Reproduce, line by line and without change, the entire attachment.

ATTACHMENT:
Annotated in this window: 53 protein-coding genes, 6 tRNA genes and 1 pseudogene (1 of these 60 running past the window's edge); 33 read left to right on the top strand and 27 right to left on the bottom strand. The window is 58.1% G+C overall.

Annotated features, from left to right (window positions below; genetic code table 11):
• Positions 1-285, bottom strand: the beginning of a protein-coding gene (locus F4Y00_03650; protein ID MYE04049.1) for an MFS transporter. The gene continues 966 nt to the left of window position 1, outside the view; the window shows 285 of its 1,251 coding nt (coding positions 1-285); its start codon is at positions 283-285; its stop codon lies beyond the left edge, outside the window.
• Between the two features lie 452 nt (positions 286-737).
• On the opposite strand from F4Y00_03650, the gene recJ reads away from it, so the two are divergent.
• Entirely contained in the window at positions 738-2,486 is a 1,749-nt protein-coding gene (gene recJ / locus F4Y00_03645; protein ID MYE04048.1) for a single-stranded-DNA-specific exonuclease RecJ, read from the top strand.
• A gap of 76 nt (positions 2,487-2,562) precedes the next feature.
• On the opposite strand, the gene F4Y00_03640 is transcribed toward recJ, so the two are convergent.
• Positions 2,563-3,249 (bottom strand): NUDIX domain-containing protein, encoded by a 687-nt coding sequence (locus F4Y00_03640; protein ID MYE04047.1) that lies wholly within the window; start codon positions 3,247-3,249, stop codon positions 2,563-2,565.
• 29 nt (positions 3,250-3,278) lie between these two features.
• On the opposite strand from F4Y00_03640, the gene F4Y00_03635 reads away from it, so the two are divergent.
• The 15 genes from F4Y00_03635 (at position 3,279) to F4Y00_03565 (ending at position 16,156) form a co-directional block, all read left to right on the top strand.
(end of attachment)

Annotated in this window: 53 protein-coding genes, 6 tRNA genes and 1 pseudogene (1 of these 60 running past the window's edge); 33 read left to right on the top strand and 27 right to left on the bottom strand. The window is 58.1% G+C overall.

Annotated features, from left to right (window positions below; genetic code table 11):
• Positions 1-285, bottom strand: the beginning of a protein-coding gene (locus F4Y00_03650; protein ID MYE04049.1) for an MFS transporter. The gene continues 966 nt to the left of window position 1, outside the view; the window shows 285 of its 1,251 coding nt (coding positions 1-285); its start codon is at positions 283-285; its stop codon lies beyond the left edge, outside the window.
• Between the two features lie 452 nt (positions 286-737).
• On the opposite strand from F4Y00_03650, the gene recJ reads away from it, so the two are divergent.
• Entirely contained in the window at positions 738-2,486 is a 1,749-nt protein-coding gene (gene recJ / locus F4Y00_03645; protein ID MYE04048.1) for a single-stranded-DNA-specific exonuclease RecJ, read from the top strand.
• A gap of 76 nt (positions 2,487-2,562) precedes the next feature.
• On the opposite strand, the gene F4Y00_03640 is transcribed toward recJ, so the two are convergent.
• Positions 2,563-3,249 (bottom strand): NUDIX domain-containing protein, encoded by a 687-nt coding sequence (locus F4Y00_03640; protein ID MYE04047.1) that lies wholly within the window; start codon positions 3,247-3,249, stop codon positions 2,563-2,565.
• 29 nt (positions 3,250-3,278) lie between these two features.
• On the opposite strand from F4Y00_03640, the gene F4Y00_03635 reads away from it, so the two are divergent.
• The 15 genes from F4Y00_03635 (at position 3,279) to F4Y00_03565 (ending at position 16,156) form a co-directional block, all read left to right on the top strand.